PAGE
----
‘Tis the season for a mortgage makeover, but tough outlook for households in 2016
- All 33 experts in finder.com.au Reserve Bank Survey correctly predicted no change to cash rate
- 58% of experts forecast property prices to rise in 2016; 45% say rent will increase
- Borrowers encouraged to review their mortgage this holiday season
December 1, 2015, Sydney, Australia – There was no surprise outcome from the Reserve Bank meeting this afternoon, with the cash rate holding at 2 percent, as predicted by the 33 leading experts and economists in the finder.com.au Reserve Bank Survey (finder.com.au/rba-cash-rate), according to one of Australia’s biggest comparison websites, finder.com.au. Most of the panel cited an improving economy as the likely factor behind the decision.
HIA were the most consistent forecasters for 2015, with a 100 percent success rate across 10 months of predictions (it was absent from the February Survey). Ten institutions had nine correct predictions across the year: Bank of Sydney, BTFG, Moody’s Analytics, MyState Bank, NAB, onthehouse.com.au, Property Observer, QIC, St. George Bank, and Westpac.
Interestingly, the most inaccurate month was February, when only two economists predicted the RBA rate drop, a success rate of 7 percent. These were RAMS and Westpac.
For next year, five of the 33 experts (15 percent) in the latest Survey are tipping a rate drop in February, at the first meeting of 2016.
Bessie Hassan, Consumer Advocate at finder.com.au, says there’s a tougher year ahead for borrowers and lenders, alike.
“It’s going to be tougher for households next year and it’s not just borrowers who can expect higher costs, but also renters. Fifty-eight percent are predicting property prices to rise in 2016, despite 38 percent tipping a decrease in demand for residential property in the next 12 months.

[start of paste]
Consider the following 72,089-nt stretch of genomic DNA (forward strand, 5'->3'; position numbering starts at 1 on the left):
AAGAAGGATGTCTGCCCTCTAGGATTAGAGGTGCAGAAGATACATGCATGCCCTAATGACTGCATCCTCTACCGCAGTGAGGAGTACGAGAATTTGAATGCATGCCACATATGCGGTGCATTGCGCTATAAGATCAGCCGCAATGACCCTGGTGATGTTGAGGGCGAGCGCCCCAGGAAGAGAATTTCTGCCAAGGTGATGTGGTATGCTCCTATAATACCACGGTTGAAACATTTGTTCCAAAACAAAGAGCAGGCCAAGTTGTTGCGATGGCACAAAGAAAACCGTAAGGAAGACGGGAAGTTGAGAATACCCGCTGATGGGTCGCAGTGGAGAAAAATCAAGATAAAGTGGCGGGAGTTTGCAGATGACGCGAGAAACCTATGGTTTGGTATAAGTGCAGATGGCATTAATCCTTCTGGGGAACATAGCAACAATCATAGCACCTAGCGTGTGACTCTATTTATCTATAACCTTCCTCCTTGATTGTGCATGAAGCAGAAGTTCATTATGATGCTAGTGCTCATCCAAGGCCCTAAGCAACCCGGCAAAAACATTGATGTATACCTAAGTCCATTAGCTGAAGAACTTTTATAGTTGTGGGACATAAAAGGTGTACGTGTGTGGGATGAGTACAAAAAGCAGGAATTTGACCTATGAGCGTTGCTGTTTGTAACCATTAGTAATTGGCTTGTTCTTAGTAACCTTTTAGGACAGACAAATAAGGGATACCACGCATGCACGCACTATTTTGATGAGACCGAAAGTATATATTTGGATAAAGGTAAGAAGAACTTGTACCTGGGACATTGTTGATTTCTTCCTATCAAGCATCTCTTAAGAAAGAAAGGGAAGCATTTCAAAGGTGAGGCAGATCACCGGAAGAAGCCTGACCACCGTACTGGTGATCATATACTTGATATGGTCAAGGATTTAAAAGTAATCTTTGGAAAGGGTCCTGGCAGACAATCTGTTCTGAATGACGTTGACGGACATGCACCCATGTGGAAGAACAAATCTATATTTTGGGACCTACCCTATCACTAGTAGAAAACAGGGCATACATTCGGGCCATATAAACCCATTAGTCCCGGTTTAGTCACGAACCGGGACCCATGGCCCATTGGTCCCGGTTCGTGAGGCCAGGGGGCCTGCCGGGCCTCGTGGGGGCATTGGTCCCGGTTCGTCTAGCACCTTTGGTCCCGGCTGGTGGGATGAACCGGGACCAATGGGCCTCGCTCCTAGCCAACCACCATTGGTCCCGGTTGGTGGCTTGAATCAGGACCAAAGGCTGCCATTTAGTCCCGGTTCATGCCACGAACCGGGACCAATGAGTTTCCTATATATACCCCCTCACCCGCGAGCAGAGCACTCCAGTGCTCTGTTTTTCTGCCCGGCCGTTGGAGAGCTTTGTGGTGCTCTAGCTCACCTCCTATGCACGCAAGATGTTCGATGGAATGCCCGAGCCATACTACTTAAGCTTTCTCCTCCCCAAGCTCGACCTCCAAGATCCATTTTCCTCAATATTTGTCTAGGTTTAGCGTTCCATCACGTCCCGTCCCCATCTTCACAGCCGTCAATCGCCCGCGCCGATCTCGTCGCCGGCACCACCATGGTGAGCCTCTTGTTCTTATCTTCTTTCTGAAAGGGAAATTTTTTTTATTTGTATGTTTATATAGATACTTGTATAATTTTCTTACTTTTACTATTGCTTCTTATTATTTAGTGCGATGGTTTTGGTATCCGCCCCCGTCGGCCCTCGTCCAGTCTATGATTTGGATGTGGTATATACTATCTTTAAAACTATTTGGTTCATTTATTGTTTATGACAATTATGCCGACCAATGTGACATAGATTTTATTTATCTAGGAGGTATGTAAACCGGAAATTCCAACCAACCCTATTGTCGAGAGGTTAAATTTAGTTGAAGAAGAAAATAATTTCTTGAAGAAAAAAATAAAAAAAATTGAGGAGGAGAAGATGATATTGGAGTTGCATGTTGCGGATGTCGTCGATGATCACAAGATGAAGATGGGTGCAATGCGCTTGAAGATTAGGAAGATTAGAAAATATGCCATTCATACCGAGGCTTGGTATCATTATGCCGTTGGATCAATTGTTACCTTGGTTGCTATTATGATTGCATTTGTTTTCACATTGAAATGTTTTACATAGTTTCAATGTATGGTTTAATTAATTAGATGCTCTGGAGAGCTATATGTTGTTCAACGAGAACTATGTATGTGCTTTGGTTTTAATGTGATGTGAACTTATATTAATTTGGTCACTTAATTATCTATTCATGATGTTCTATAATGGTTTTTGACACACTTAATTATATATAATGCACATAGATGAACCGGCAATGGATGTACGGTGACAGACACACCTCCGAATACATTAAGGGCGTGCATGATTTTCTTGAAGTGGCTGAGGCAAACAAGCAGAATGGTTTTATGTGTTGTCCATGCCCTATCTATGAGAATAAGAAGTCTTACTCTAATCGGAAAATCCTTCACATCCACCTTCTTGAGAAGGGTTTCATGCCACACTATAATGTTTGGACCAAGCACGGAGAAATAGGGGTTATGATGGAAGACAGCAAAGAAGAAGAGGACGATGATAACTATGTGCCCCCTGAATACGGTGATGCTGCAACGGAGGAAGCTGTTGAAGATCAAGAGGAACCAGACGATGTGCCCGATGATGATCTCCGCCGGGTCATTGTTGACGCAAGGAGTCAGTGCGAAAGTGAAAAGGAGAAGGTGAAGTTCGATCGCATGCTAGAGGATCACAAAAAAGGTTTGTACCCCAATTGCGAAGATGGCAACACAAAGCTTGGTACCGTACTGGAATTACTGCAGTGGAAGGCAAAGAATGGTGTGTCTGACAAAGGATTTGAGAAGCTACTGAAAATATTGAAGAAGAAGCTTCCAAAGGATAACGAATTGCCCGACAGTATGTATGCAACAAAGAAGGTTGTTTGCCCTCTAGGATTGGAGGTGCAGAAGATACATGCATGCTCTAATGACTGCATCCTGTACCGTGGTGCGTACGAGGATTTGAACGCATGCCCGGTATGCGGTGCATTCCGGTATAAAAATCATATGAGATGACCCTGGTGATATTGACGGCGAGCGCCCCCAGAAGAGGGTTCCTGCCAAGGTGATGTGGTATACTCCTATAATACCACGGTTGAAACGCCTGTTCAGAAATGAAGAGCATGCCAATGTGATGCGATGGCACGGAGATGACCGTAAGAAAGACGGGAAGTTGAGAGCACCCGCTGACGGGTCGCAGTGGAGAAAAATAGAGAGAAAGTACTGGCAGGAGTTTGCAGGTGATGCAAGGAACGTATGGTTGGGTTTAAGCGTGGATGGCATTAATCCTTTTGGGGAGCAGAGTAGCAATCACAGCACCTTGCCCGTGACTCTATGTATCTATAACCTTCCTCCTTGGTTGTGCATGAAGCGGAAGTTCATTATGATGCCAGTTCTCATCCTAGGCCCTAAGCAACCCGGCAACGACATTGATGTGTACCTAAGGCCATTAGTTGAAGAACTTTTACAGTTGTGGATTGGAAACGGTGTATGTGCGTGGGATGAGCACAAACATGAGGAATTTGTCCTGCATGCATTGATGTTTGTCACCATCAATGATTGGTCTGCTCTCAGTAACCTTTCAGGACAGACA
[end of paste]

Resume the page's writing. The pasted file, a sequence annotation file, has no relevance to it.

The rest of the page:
“Almost half of the experts (45 percent) say rents will also increase in 2016, while 42 percent expect rents to remain the same and 13 percent believe rents will fall.”
In the meantime, borrowers are being encouraged to take matters into their own hands by using the holiday season to give their mortgage a makeover, she says.
“With work winding down, Christmas just a few weeks away, and recent rate hikes coming into effect, now is the perfect time to pull out your paperwork and find out whether your mortgage is actually serving your needs anymore. Check your current interest rate, the features of your loan, and jump online to compare what other similar products are out there – chances are you may just find a better deal.
“It’s not uncommon for banks to discount within the vicinity of 1-1.25 percentage points or more off their standard variable rate for new loans, and generally, the larger your mortgage the greater your bargaining power.
“If you can’t or would prefer not to switch lenders, you’ll need to demand a better offer from your current lender – speak to the customer retention department of your bank and tell them you’re not happy with your current deal. If they want to keep you, they’ll have to do better.
“For an average mortgage – currently $379,400 – a 0.10 percent discount could lead to a saving of $281 over 12 months and $8,424 over the life of your loan. This is based on the current average variable home loan rate of 5.22 percent in the finder.com.au home loans database (finder.com.au/home-loans).”
The Survey also found that the majority of experts (58 percent) are expecting the cash rate to rise beyond 2016, so borrowers should consider putting a longer term plan in place where they can use this time to make extra repayments and minimise higher costs down the track.
“There’s nothing to lose, and plenty to gain from giving your finances a health check – do it sooner rather than later to make the most of a competitive home loan market and to start saving some serious dollars.”
For further information
The information in this release is accurate as of the date published, but rates, fees and other product features may have changed. Please see updated product information on finder.com.au's review pages for the current correct values.
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